Author Topic: Making a Murderer  (Read 6718 times)

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Jeremy Blackman

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Re: Making a Murderer
« Reply #15 on: January 04, 2016, 06:13:25 PM »
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Jeremy, the "cat-in-the-fire" incident has come up a lot for a lot of people... Its true, the filmmakers would have been better served in presenting a "rougher," truer version of the cat story... but this is still something that happened some 20 years before under drastically different circumstances. knowing the whole story obviously helps in understanding avery as a "mouth breathing degenerate," as reelist describes.. but for me i don't know that this type of behavior is necessarily predictive of rape/murder. i trust there are more people out there who have killed domestic pets than have killed humans... shouldn't i be able to accept that there are varying shades of criminality; even homicidal tendencies? it seems tough to me that the "cat-in-the-fire" would necessarily indict him for any other crime he might be accused of for the rest of his life.

I agree, actually — you're responding to a different argument, though. This is less about Avery's shade of evil, and more about the doc containing false information, and in places lying by omission. They made a conscious decision to simply present Avery's version of the cat story, which is almost certainly not true. That understandably raises other questions about credibility.

for me the politics of the filmmaking here are much clearer and less problematic than the jinx, in which the filmmakers make themselves central to the narrative, convince the main subject that they're making a movie different from the one they're making, etc.

Completely disagree there. I'm fine with their activist role, especially considering the positive impact it's had, and as long as they don't egregiously bend the truth.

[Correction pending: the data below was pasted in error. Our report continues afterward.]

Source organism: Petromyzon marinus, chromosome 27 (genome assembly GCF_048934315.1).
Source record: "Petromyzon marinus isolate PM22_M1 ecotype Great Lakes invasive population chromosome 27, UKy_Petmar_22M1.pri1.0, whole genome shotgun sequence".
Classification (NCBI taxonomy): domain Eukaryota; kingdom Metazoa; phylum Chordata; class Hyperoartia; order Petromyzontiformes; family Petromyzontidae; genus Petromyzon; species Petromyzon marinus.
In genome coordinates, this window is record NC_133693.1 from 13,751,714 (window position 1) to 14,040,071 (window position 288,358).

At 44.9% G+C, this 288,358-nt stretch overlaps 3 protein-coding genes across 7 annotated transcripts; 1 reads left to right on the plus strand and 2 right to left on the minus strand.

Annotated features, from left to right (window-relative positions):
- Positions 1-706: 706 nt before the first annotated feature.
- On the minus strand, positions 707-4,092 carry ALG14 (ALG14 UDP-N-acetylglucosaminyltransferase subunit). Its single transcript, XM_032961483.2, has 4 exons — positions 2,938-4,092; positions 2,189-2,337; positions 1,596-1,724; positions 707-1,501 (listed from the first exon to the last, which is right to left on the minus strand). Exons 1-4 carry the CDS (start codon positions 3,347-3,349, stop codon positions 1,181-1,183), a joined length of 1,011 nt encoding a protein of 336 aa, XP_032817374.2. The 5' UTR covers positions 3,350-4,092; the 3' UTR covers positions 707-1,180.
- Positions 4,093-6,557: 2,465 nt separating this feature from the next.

(From a journalism ethics POV, The Jinx is definitely problematic, but I'm okay with viewing it as something else. And it's certainly a lot simpler than the Avery case.)
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JG

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Re: Making a Murderer
« Reply #16 on: January 04, 2016, 08:40:29 PM »
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Jeremy, the "cat-in-the-fire" incident has come up a lot for a lot of people... Its true, the filmmakers would have been better served in presenting a "rougher," truer version of the cat story... but this is still something that happened some 20 years before under drastically different circumstances. knowing the whole story obviously helps in understanding avery as a "mouth breathing degenerate," as reelist describes.. but for me i don't know that this type of behavior is necessarily predictive of rape/murder. i trust there are more people out there who have killed domestic pets than have killed humans... shouldn't i be able to accept that there are varying shades of criminality; even homicidal tendencies? it seems tough to me that the "cat-in-the-fire" would necessarily indict him for any other crime he might be accused of for the rest of his life.